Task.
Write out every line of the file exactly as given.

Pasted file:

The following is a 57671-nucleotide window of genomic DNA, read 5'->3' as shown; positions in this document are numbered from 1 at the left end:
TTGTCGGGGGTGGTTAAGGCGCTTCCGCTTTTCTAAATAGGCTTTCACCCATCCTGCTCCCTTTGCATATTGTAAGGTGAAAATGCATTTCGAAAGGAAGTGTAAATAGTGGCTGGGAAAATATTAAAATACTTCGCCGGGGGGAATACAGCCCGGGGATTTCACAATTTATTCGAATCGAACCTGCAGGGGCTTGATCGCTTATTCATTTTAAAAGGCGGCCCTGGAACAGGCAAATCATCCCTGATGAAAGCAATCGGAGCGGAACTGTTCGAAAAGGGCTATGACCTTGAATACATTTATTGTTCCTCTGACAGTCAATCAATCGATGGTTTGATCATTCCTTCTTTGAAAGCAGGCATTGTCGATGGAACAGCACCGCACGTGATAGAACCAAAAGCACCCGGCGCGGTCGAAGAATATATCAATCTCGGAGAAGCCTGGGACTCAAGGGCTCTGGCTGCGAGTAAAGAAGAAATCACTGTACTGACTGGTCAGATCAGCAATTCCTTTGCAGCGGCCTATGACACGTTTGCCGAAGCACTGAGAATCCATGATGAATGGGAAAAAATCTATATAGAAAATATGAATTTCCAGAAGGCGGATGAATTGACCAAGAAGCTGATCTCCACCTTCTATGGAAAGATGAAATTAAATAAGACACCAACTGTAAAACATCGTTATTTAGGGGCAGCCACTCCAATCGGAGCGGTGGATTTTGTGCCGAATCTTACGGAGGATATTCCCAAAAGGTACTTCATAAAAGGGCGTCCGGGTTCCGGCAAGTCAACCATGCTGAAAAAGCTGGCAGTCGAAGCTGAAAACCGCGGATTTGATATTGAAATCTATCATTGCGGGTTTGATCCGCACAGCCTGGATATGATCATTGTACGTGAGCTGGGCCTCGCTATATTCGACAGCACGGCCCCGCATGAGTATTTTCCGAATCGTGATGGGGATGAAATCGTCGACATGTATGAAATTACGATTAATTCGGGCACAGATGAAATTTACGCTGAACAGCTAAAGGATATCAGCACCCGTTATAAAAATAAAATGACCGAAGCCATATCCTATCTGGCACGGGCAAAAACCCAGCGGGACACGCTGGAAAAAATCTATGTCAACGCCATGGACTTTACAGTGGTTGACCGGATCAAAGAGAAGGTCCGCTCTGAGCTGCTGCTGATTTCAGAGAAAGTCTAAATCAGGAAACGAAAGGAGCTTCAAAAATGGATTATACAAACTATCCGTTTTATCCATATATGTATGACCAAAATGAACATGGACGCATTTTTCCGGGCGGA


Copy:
The following is a 57671-nucleotide window of genomic DNA, read 5'->3' as shown; positions in this document are numbered from 1 at the left end:
TTGTCGGGGGTGGTTAAGGCGCTTCCGCTTTTCTAAATAGGCTTTCACCCATCCTGCTCCCTTTGCATATTGTAAGGTGAAAATGCATTTCGAAAGGAAGTGTAAATAGTGGCTGGGAAAATATTAAAATACTTCGCCGGGGGGAATACAGCCCGGGGATTTCACAATTTATTCGAATCGAACCTGCAGGGGCTTGATCGCTTATTCATTTTAAAAGGCGGCCCTGGAACAGGCAAATCATCCCTGATGAAAGCAATCGGAGCGGAACTGTTCGAAAAGGGCTATGACCTTGAATACATTTATTGTTCCTCTGACAGTCAATCAATCGATGGTTTGATCATTCCTTCTTTGAAAGCAGGCATTGTCGATGGAACAGCACCGCACGTGATAGAACCAAAAGCACCCGGCGCGGTCGAAGAATATATCAATCTCGGAGAAGCCTGGGACTCAAGGGCTCTGGCTGCGAGTAAAGAAGAAATCACTGTACTGACTGGTCAGATCAGCAATTCCTTTGCAGCGGCCTATGACACGTTTGCCGAAGCACTGAGAATCCATGATGAATGGGAAAAAATCTATATAGAAAATATGAATTTCCAGAAGGCGGATGAATTGACCAAGAAGCTGATCTCCACCTTCTATGGAAAGATGAAATTAAATAAGACACCAACTGTAAAACATCGTTATTTAGGGGCAGCCACTCCAATCGGAGCGGTGGATTTTGTGCCGAATCTTACGGAGGATATTCCCAAAAGGTACTTCATAAAAGGGCGTCCGGGTTCCGGCAAGTCAACCATGCTGAAAAAGCTGGCAGTCGAAGCTGAAAACCGCGGATTTGATATTGAAATCTATCATTGCGGGTTTGATCCGCACAGCCTGGATATGATCATTGTACGTGAGCTGGGCCTCGCTATATTCGACAGCACGGCCCCGCATGAGTATTTTCCGAATCGTGATGGGGATGAAATCGTCGACATGTATGAAATTACGATTAATTCGGGCACAGATGAAATTTACGCTGAACAGCTAAAGGATATCAGCACCCGTTATAAAAATAAAATGACCGAAGCCATATCCTATCTGGCACGGGCAAAAACCCAGCGGGACACGCTGGAAAAAATCTATGTCAACGCCATGGACTTTACAGTGGTTGACCGGATCAAAGAGAAGGTCCGCTCTGAGCTGCTGCTGATTTCAGAGAAAGTCTAAATCAGGAAACGAAAGGAGCTTCAAAAATGGATTATACAAACTATCCGTTTTATCCATATATGTATGACCAAAATGAACATGGACGCATTTTTCCGGGCGGA